Although public hospitals are not free in Cambodia, about 30 percent of the rural population has what is known as a Health Equity Card, which establishes that they are poor and reimburses some of the medical costs and travel expenses to get to the hospital. But even then, it is not uncommon for doctors and hospital administrators to ask patients for payment ahead of treatment.
Private clinics are expensive and don’t necessarily provide a better quality of care, underlining the importance of a hospital like Angkor for the population that just cannot pay medical costs.
Research shows that the most common reason for impoverishment in Cambodia remains emergency healthcare costs, which force families to enter an often unending spiral of debt. For families who have a child with a chronic disease, healthcare costs can be devastating.
In Cambodia, an average of one in 20 children die before their fifth birthday, compared to a rate of one in 120 found in developed nations, according to UNICEF. And four children out of five live in rural areas, where the mortality rate is much higher at 64 deaths per 1,000 live birth.
Government census data shows that in 2010, 40 percent of children under five were too short for their age, stunted by malnutrition. Roughly 30 percent of Cambodians live on less than $1.25 per day, which the World Bank has established as the poverty threshold.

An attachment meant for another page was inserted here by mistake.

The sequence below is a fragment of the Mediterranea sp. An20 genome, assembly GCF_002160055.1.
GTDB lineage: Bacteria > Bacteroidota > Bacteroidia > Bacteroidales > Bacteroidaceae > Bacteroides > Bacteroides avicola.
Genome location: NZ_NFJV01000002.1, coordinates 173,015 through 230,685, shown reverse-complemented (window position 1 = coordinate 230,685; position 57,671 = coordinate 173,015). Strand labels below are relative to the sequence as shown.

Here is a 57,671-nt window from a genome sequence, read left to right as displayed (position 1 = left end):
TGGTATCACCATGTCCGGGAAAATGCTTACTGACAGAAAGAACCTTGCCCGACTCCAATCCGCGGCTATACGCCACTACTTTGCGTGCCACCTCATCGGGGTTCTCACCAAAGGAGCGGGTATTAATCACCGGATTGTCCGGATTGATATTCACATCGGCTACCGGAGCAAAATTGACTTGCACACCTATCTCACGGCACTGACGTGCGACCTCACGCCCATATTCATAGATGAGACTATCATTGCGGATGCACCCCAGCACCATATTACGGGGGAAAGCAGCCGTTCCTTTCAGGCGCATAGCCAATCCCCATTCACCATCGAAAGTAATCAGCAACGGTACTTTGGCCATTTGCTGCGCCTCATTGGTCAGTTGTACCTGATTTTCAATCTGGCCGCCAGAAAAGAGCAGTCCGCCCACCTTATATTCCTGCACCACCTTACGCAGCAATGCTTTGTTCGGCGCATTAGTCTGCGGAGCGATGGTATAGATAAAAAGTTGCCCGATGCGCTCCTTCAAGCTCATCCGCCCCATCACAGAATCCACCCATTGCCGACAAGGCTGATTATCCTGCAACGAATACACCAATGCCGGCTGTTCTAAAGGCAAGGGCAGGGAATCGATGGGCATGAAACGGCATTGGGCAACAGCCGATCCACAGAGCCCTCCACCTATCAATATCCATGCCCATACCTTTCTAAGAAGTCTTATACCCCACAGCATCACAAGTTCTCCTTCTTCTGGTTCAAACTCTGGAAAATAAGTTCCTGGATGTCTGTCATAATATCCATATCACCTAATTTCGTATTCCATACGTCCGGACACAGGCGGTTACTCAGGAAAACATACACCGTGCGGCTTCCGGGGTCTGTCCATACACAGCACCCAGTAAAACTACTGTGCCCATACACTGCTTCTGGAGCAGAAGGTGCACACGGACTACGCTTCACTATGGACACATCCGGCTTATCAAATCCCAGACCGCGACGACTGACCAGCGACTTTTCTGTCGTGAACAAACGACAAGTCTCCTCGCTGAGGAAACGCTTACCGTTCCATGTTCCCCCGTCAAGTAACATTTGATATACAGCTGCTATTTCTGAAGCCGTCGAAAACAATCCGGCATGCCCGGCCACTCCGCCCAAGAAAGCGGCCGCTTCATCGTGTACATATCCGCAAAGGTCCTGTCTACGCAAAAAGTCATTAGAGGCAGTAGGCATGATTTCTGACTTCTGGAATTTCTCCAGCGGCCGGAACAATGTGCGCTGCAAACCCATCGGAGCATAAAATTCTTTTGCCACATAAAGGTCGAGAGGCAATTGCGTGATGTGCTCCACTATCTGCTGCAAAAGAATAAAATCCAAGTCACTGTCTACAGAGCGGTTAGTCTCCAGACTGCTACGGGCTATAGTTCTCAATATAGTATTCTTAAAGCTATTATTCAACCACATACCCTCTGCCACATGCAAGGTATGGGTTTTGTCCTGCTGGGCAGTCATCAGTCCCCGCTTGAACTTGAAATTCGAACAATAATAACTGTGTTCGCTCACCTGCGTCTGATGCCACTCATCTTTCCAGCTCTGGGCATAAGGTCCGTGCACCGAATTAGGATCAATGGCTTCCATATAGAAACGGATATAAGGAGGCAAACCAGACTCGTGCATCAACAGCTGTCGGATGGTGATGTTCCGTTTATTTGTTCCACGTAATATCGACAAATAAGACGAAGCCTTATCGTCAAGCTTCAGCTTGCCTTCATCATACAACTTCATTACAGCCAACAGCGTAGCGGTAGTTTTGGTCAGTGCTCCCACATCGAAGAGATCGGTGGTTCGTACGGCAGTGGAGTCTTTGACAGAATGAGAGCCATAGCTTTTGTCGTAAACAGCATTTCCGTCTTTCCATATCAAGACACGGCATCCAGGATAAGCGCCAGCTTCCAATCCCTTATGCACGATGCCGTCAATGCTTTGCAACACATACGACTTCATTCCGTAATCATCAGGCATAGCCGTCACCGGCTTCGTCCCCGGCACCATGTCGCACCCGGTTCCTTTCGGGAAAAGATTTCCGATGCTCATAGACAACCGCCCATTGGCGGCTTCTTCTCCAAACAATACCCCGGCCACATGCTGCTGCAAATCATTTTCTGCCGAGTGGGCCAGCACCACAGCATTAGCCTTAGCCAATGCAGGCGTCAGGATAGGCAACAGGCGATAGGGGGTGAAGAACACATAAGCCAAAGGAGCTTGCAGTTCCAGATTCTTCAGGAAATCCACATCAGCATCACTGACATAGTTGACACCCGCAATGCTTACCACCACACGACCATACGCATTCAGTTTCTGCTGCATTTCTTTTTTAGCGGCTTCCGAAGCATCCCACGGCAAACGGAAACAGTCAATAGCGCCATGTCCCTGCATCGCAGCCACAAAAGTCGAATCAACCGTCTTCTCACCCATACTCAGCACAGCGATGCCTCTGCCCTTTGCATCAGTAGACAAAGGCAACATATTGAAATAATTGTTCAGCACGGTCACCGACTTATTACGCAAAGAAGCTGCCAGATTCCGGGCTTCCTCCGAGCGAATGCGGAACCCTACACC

Indeed, Siem Reap province, better known abroad for its 11th century temple complexes and lavish hotels replete with Western tourists, has the third-highest poverty rate among the Cambodian provinces at 52 percent.
For a province of 1 million people, the total health budget of Siem Reap this year is about $2.8 million, according to provincial health officials, and almost two-thirds of that represents support from large foreign government donors. None of that makes its way to AHC.
Clearly, part of the problem with provincial hospitals is that the government can afford to pay only low salaries to its health workers. Thus doctors, who might earn as little as $100 a month, often supplement their incomes with private clinics that take precedence over any hospital care.
Still, Cambodia is making headway in medical care on offer, in part with the support of AHC.
Part of the problem is the legacy of destruction leftover from the 1975-1979 Khmer Rouge rule, when medical professionals and other educated people were singled out for slaughter. In all, an estimated 1.7 million people were killed or died from forced labor, starvation or disease over the period.
When they marched into Phnom Penh and other cities, the Khmer Rouge emptied the hospitals, eliminated the doctors and then left the care of sick and injured to untrained young soldiers who favored traditional Cambodian remedies over Western medicine. By the time the Vietnamese ejected the Khmer Rouge from power, there were only an estimated 40 doctors left in the country.
Decades of war and isolation followed, leaving the medical infrastructure in shambles. In the 1990s, NGOs simply took over the health care system without trying to build anything indigenous, and change only began in earnest with the end of the Cambodian Civil War in 1998.
Angkor Hospital is working hard to be part of the solution.